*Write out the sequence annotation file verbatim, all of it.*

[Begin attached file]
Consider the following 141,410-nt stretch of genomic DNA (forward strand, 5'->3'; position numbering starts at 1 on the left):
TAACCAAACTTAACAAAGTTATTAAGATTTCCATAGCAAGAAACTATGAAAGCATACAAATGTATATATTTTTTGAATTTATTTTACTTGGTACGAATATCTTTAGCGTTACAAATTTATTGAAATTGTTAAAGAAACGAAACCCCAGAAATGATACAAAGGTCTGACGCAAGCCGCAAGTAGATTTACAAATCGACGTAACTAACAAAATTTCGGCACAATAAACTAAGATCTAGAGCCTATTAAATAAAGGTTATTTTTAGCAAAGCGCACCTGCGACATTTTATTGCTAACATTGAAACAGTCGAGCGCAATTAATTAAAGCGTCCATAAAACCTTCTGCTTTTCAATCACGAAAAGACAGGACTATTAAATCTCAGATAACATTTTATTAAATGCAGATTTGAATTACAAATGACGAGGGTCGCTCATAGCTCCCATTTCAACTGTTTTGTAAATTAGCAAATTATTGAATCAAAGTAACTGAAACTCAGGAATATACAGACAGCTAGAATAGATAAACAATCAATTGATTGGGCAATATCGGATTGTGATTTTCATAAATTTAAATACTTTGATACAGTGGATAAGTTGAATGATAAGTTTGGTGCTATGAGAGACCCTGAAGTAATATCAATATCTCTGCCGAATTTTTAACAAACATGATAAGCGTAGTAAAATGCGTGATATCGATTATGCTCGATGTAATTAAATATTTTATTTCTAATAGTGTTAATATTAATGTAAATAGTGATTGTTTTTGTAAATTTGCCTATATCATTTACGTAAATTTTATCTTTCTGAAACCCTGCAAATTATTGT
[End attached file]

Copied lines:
Consider the following 141,410-nt stretch of genomic DNA (forward strand, 5'->3'; position numbering starts at 1 on the left):
TAACCAAACTTAACAAAGTTATTAAGATTTCCATAGCAAGAAACTATGAAAGCATACAAATGTATATATTTTTTGAATTTATTTTACTTGGTACGAATATCTTTAGCGTTACAAATTTATTGAAATTGTTAAAGAAACGAAACCCCAGAAATGATACAAAGGTCTGACGCAAGCCGCAAGTAGATTTACAAATCGACGTAACTAACAAAATTTCGGCACAATAAACTAAGATCTAGAGCCTATTAAATAAAGGTTATTTTTAGCAAAGCGCACCTGCGACATTTTATTGCTAACATTGAAACAGTCGAGCGCAATTAATTAAAGCGTCCATAAAACCTTCTGCTTTTCAATCACGAAAAGACAGGACTATTAAATCTCAGATAACATTTTATTAAATGCAGATTTGAATTACAAATGACGAGGGTCGCTCATAGCTCCCATTTCAACTGTTTTGTAAATTAGCAAATTATTGAATCAAAGTAACTGAAACTCAGGAATATACAGACAGCTAGAATAGATAAACAATCAATTGATTGGGCAATATCGGATTGTGATTTTCATAAATTTAAATACTTTGATACAGTGGATAAGTTGAATGATAAGTTTGGTGCTATGAGAGACCCTGAAGTAATATCAATATCTCTGCCGAATTTTTAACAAACATGATAAGCGTAGTAAAATGCGTGATATCGATTATGCTCGATGTAATTAAATATTTTATTTCTAATAGTGTTAATATTAATGTAAATAGTGATTGTTTTTGTAAATTTGCCTATATCATTTACGTAAATTTTATCTTTCTGAAACCCTGCAAATTATTGT